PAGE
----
1-20 of 71 Results

  • Keyword: civil cases x
Clear all

Chapter

This chapter considers the way in which the court ‘actively manages’ cases. All disputed cases are subject to a level of court management and enforcement of its directions orders. The chapter provides an understanding of the time at which active case management commonly occurs. It explains the ethos of case management, allocation (to track), and case management directions through the tracks. It discusses the ways in which the court will seek to ensure that its orders for the management of a case are complied with.

Chapter

This chapter considers the way in which the court ‘actively manages’ cases. All disputed cases are subject to a level of court management and enforcement of its directions orders. The chapter provides an understanding of the time at which active case management commonly occurs. It explains the ethos of case management, allocation (to track), and case management directions through the tracks. It discusses the ways in which the court will seek to ensure that its orders for the management of a case are complied with.

Chapter

This chapter discusses active case management and the use of sanctions. The Woolf reforms and more recently the Jackson reforms have supported the concept of active case management, the focus of which is to ensure that cases are dealt with ‘justly’ and ‘at proportionate cost’. The objectives of case management are set out in Civil Procedure Rules (CPR) Part 1 and the courts case management powers are in CPR Part 3. The powers of the court in relation to case management are wide and directions given after the issue of proceedings should provide a framework and timetable for dealing with a case right up to trial. The final section of the chapter deals with the sanctions that might be imposed where there is a failure to comply with case management requirements.

Chapter

This chapter considers the admissibility of and procedural matters relating to hearsay evidence in civil cases. Hearsay evidence is where a witness gives evidence of facts they have not personally experienced for the purpose of proving the truth of those facts. Hearsay may be written or oral, and may be first-hand, second-hand, etc. Evidence is no longer excluded in civil cases solely on the ground that it is hearsay. However, in practice, trial judges give limited weight to hearsay evidence.

Chapter

This chapter considers the admissibility of and procedural matters relating to hearsay evidence in civil cases. Hearsay evidence is where a witness gives evidence of facts they have not personally experienced for the purpose of proving the truth of those facts. Hearsay may be written or oral, and may be first-hand, second-hand, etc. Evidence is no longer excluded in civil cases solely on the ground that it is hearsay. However, in practice, trial judges give limited weight to hearsay evidence.

Chapter

This chapter considers the admissibility of and procedural matters relating to hearsay evidence in civil cases. Hearsay evidence is where a witness gives evidence of facts they have not personally experienced for the purpose of proving the truth of those facts. Hearsay may be written or oral, and may be first-hand, second-hand, etc. Evidence is no longer excluded in civil cases solely on the ground that it is hearsay. However, in practice, trial judges give limited weight to hearsay evidence.

Chapter

The fast track provides a ‘no-frills’ procedure for medium-sized cases that do not justify the detailed and meticulous preparation appropriate for complex and important cases. Instead, cases allocated to this track will be progressed to trial within a short timescale after the filing of a defence. The fast track covers the majority of defended claims within the £10,000 to £25,000 monetary band. It also deals with non-monetary claims such as injunctions, declarations, and claims for specific performance which are unsuitable for the small claims track and do not require the more complex treatment of the multi-track. This chapter covers directions for cases allocated to the fast track; standard fast track timetable; agreed directions; varying the directions timetable; listing for trial; fast track trial; and costs in fast track cases.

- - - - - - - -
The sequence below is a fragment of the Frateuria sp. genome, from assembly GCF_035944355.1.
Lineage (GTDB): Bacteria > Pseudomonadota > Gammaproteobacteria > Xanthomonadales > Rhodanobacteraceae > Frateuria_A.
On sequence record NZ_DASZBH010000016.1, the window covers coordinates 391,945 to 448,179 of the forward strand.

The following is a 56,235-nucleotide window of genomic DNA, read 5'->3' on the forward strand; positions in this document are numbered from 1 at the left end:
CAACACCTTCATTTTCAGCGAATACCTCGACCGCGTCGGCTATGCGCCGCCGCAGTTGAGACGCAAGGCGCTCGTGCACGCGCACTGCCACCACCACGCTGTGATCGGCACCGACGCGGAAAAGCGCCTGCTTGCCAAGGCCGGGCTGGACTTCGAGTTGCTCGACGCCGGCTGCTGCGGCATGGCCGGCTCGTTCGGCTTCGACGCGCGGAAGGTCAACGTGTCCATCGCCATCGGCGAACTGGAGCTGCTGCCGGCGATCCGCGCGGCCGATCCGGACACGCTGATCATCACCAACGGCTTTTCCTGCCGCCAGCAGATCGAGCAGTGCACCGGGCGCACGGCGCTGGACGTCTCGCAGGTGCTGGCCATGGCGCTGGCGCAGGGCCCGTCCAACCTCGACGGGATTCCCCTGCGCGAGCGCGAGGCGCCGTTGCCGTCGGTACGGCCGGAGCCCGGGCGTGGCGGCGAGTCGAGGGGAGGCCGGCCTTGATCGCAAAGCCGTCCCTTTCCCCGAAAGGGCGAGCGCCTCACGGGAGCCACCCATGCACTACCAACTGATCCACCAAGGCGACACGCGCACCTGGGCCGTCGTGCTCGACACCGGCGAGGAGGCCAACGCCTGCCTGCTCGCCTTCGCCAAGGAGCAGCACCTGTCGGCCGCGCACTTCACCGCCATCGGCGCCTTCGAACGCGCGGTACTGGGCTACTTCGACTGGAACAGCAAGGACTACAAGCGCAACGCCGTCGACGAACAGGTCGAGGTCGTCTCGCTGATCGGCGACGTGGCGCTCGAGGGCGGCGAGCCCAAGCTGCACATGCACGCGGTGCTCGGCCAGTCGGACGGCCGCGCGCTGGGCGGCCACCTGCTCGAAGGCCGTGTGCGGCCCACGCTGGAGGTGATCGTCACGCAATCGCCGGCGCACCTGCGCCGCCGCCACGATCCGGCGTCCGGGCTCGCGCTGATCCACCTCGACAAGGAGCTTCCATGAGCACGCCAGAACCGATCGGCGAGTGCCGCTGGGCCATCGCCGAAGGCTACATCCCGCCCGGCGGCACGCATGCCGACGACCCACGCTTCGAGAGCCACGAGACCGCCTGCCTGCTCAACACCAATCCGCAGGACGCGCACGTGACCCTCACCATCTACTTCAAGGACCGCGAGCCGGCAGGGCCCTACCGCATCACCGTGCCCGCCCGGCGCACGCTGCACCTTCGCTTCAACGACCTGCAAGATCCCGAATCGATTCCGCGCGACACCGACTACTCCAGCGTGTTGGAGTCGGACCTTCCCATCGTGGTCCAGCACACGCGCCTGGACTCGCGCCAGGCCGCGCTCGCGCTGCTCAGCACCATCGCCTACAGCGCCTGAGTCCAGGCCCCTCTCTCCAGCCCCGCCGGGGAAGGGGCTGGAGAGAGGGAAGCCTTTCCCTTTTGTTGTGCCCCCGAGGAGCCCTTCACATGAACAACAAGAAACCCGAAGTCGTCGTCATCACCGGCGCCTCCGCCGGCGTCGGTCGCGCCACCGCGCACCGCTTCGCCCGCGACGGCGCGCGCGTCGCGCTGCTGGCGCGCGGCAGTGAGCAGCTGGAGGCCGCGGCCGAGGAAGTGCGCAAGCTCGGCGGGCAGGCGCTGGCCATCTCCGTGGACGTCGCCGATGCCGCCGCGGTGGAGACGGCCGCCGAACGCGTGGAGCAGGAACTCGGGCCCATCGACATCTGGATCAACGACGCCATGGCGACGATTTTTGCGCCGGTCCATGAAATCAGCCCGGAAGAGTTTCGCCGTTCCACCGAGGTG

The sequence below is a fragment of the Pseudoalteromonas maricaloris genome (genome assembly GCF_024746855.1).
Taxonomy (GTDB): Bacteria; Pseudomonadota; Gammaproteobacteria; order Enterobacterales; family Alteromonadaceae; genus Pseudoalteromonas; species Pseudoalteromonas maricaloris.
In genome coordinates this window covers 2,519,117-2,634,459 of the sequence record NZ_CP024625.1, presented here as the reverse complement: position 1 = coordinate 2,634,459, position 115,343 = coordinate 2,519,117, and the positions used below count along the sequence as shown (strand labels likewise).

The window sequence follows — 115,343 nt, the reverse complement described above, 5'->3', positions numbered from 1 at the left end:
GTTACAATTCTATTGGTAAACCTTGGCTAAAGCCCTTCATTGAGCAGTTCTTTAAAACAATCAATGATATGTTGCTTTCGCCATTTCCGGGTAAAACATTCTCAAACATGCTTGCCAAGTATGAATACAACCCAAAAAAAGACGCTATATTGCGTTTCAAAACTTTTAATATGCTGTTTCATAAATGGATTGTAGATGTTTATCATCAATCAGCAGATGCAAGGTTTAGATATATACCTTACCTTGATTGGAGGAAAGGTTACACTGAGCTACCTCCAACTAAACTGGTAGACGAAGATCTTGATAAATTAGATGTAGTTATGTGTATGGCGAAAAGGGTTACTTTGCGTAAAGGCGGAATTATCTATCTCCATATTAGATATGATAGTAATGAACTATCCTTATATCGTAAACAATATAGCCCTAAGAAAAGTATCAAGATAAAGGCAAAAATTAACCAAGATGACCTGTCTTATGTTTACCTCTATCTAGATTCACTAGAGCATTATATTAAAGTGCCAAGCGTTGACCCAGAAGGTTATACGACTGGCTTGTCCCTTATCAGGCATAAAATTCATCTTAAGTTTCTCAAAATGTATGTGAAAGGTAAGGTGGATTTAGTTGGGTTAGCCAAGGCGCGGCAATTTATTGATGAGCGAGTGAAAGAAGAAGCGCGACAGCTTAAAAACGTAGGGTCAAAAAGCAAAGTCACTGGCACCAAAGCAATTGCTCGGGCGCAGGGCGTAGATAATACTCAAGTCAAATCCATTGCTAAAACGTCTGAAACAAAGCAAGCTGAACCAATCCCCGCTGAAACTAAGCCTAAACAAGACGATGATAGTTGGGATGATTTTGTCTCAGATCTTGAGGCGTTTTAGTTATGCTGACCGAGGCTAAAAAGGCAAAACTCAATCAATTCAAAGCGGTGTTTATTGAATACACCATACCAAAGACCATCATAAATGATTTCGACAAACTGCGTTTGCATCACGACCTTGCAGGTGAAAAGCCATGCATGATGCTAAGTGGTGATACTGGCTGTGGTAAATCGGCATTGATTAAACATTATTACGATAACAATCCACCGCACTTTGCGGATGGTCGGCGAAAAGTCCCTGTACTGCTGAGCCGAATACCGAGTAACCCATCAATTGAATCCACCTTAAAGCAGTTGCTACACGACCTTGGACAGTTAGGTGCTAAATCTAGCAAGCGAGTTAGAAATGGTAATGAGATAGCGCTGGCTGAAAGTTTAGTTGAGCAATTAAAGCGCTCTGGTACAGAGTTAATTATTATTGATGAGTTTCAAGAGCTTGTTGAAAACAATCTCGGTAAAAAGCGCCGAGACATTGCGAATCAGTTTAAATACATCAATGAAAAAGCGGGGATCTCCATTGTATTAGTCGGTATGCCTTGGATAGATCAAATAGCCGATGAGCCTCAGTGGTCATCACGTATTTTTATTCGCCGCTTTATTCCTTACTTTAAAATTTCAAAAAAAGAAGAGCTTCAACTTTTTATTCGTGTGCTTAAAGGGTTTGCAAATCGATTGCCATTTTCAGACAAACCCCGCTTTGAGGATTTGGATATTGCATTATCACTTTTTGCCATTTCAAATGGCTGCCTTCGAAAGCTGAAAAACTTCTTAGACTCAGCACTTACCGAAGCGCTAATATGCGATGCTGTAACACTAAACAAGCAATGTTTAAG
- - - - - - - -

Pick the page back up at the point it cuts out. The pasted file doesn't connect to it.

Chapter

This chapter focuses on the role of experts in civil actions. It considers when expert support is needed—whether as part of the evidence submitted in the action or as part of the advice sought to prepare the client’s case or perhaps for both situations. It discusses the role that the expert will take in both of the situations identified; when permission of the court is needed to engage and submit expert evidence in the action; the need to provide a cost estimate of using an expert and the costs consequences for the client in engaging expert evidence; the management and suitable direction of steps taken in advising clients and proceeding with an action to meet the court’s overall discretion to control the evidence; and the important matters to consider in engaging an expert and in managing several experts in a case.

Chapter

This chapter focuses on the role of experts in civil actions. It considers when expert support is needed—whether as part of the evidence submitted in the action or as part of the advice sought to prepare the client’s case or perhaps for both situations. It discusses the role that the expert will take in both of the situations identified; when permission of the court is needed to engage and submit expert evidence in the action; the need to provide a cost estimate of using an expert and the costs consequences for the client in engaging expert evidence; the management and suitable direction of steps taken in advising clients and proceeding with an action to meet the court’s overall discretion to control the evidence; and the important matters to consider in engaging an expert and in managing several experts in a case.

Chapter

The fast track provides a ‘no-frills’ procedure for medium-sized cases that do not justify the detailed and meticulous preparation appropriate for complex and important cases. Instead, cases allocated to this track will be progressed to trial within a short timescale after the filing of a defence. The fast track covers the majority of defended claims within the £10,000–£25,000 monetary band. It also deals with non-monetary claims such as injunctions, declarations, and claims for specific performance which are unsuitable for the small claims track and do not require the more complex treatment of the multi-track. This chapter covers directions for cases allocated to the fast track; standard fast track timetable; agreed directions; varying the directions timetable; listing for trial; fast track trial; and costs in fast track cases.